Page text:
Depending on the project, there are better times than other to begin renovations. More often than not, the impulse to make changes, major or minor ones, has a lot more to do with emotion than with practical concerns.
Changes in weather are a big factor. A new season, especially spring and summer, get people thinking about making those changes they were dreaming about all winter.
Everyone in the renovation business, from contractors to designers to kitchen and bath showrooms, pays close attention to renovation rhythms. The ups and downs of customer demands follow certain patterns.
Knowing when people want to remodel defines how much merchandise is ordered, what’s displayed on the floor, how much staff is required to satisfy customers’ needs. On the flip side, understanding the downtimes in the business, when fewer people are renovating or even thinking about renovating, creates great selling opportunities.
Spring and Summer: High Demand, High Cost
The weather is getting better and consumers are back on track after paying back holiday debts.
Both spring and summer are busy times, as many homeowners decide to invest in new cupboards, a new tub and sink, or complete room remodels. Why? Summer is the time for entertaining and there are guests to impress.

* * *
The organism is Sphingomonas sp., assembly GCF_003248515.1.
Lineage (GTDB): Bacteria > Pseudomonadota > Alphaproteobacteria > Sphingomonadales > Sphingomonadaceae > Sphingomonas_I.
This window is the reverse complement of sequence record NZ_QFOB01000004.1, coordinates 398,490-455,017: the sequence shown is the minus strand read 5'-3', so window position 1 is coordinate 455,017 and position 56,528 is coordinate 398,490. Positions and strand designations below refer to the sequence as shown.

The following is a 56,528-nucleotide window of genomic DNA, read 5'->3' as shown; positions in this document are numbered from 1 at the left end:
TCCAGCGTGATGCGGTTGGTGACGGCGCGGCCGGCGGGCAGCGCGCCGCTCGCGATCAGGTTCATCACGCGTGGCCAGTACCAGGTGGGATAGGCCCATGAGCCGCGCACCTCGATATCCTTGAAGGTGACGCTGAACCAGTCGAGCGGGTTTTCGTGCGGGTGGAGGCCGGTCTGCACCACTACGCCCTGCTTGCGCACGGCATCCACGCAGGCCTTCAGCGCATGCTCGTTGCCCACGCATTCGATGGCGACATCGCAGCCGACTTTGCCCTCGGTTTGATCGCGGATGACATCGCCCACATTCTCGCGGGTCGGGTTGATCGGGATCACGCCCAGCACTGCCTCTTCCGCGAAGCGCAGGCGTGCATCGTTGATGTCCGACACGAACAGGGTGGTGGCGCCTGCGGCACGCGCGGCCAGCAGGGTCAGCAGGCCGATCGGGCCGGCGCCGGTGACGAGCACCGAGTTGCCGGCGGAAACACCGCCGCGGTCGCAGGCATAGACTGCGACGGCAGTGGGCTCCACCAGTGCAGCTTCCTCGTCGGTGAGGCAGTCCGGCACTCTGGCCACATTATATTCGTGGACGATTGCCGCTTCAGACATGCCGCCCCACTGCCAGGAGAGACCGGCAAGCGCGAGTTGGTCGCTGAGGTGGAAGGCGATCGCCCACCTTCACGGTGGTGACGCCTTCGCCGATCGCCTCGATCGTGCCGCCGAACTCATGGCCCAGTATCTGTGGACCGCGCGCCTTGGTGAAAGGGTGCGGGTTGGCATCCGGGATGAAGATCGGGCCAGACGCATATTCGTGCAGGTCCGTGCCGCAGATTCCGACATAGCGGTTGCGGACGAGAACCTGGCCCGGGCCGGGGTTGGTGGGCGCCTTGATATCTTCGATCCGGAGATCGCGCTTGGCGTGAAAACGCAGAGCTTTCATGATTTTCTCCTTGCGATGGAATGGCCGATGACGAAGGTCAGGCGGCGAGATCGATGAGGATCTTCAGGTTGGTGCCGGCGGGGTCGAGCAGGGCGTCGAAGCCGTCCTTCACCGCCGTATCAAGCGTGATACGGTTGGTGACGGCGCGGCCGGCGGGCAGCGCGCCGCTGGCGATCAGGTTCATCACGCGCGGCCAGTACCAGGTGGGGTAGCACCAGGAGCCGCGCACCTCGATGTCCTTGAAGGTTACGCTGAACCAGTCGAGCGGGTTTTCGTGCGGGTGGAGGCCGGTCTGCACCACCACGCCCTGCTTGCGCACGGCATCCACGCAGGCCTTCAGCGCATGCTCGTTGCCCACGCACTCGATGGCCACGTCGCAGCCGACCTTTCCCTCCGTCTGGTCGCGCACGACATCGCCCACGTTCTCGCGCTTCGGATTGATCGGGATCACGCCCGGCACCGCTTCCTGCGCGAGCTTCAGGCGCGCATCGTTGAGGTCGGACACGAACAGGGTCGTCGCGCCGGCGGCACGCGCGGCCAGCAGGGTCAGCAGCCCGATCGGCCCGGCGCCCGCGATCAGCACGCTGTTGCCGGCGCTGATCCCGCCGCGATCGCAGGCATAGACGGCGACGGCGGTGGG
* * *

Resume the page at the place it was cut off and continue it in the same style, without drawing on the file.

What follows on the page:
For example, more people ask for bathroom remodels in July than at any other time of year. That means homeowners are looking for tiles, toilets and everything that goes along with a new bathroom.
More requests mean contractors are busy, delays are more likely, and materials are both more expensive. There may even be issues with backorders for popular products and order mix-ups. Contractors are working on multiple projects and may even have higher fees.
While some projects simply have to get done in warmer months (especially in northern states), are spring and summer really the best times to start working on a huge renovation project?
This time of year is also quite popular for remodels, with homeowners pushing for projects to be finished before the holiday season. As the weeks go by, though, project requests drop off.
For those who don’t have a holiday deadline in mind, late fall can be a great time to start a project, even outdoor ones. Business slows down for many contractors around the holiday season, meaning they have more time and attention to devote to the projects they take on.